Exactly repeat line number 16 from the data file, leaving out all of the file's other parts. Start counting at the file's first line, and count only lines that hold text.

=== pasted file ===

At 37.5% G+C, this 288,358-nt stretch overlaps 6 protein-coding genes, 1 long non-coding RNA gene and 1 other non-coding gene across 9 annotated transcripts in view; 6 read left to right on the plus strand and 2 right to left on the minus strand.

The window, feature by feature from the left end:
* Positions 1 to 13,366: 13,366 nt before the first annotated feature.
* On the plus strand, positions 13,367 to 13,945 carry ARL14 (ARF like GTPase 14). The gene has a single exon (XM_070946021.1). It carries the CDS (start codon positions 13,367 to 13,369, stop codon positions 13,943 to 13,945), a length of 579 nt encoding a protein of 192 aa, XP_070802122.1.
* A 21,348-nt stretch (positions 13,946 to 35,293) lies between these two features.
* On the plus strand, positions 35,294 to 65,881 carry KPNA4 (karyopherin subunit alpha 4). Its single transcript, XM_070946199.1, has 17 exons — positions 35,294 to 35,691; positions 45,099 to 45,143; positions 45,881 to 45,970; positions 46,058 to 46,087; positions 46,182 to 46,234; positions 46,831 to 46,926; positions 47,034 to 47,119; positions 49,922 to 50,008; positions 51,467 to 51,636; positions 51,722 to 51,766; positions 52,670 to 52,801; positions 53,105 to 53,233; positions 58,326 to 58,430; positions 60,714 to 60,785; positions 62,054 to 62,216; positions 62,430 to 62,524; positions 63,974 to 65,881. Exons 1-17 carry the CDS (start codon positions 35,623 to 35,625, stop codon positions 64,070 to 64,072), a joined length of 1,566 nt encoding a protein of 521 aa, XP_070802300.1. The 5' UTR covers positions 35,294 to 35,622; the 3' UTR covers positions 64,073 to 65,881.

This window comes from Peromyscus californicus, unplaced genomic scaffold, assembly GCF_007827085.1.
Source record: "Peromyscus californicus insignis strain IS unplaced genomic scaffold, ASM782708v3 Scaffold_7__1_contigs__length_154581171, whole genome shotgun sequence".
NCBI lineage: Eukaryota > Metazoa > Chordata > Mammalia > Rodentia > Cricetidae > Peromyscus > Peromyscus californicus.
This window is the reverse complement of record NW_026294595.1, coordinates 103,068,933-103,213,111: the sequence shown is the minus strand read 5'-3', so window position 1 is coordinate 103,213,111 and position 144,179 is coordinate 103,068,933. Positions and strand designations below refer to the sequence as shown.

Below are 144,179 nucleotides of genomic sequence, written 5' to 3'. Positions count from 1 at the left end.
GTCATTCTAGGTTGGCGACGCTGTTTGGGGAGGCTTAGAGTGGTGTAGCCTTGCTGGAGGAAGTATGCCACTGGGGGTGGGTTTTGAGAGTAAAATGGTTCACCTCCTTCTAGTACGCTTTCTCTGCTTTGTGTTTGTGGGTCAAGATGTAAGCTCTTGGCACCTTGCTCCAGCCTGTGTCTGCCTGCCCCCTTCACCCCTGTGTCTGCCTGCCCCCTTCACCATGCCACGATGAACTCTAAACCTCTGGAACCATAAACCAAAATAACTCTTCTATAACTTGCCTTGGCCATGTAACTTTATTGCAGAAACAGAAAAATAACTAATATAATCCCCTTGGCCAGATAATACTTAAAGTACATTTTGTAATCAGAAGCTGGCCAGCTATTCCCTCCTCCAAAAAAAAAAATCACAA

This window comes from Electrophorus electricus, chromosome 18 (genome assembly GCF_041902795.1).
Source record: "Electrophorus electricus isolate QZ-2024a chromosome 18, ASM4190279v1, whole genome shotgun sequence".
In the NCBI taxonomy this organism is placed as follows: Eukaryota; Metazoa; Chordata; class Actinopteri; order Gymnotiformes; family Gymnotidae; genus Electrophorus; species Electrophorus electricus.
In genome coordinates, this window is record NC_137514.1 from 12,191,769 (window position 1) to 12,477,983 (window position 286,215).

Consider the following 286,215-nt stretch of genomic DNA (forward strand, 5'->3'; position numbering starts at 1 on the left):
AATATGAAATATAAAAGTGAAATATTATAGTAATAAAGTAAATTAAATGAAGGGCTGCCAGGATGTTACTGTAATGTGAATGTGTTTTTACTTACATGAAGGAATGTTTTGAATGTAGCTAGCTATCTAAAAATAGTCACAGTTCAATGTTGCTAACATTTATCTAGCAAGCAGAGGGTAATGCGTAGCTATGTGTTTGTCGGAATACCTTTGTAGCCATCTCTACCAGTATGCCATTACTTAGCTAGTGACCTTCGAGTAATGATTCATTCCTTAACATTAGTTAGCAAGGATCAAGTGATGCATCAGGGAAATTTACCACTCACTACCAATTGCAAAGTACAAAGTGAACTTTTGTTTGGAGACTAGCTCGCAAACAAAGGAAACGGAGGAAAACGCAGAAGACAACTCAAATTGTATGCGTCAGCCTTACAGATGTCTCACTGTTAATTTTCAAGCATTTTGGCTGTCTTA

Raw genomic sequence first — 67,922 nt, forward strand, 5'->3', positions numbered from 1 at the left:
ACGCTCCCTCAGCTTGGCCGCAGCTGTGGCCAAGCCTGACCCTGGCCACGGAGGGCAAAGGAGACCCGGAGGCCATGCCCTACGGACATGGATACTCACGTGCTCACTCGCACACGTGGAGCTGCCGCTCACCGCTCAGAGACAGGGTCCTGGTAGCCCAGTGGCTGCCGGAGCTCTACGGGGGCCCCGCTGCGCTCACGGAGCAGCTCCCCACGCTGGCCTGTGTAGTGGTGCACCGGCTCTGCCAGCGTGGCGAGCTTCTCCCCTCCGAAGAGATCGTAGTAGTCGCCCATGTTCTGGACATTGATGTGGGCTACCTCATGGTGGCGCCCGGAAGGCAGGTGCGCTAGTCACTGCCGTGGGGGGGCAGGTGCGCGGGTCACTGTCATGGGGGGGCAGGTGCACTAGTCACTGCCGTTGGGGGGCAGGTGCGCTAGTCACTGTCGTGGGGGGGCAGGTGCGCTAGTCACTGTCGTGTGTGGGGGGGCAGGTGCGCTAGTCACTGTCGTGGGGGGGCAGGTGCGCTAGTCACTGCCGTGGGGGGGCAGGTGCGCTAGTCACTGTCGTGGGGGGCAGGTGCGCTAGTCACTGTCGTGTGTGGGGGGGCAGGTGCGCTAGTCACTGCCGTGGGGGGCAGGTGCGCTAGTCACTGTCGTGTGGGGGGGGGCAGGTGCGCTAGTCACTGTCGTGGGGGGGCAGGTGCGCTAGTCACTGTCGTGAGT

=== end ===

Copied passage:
In genome coordinates, this window is record NC_137514.1 from 12,191,769 (window position 1) to 12,477,983 (window position 286,215).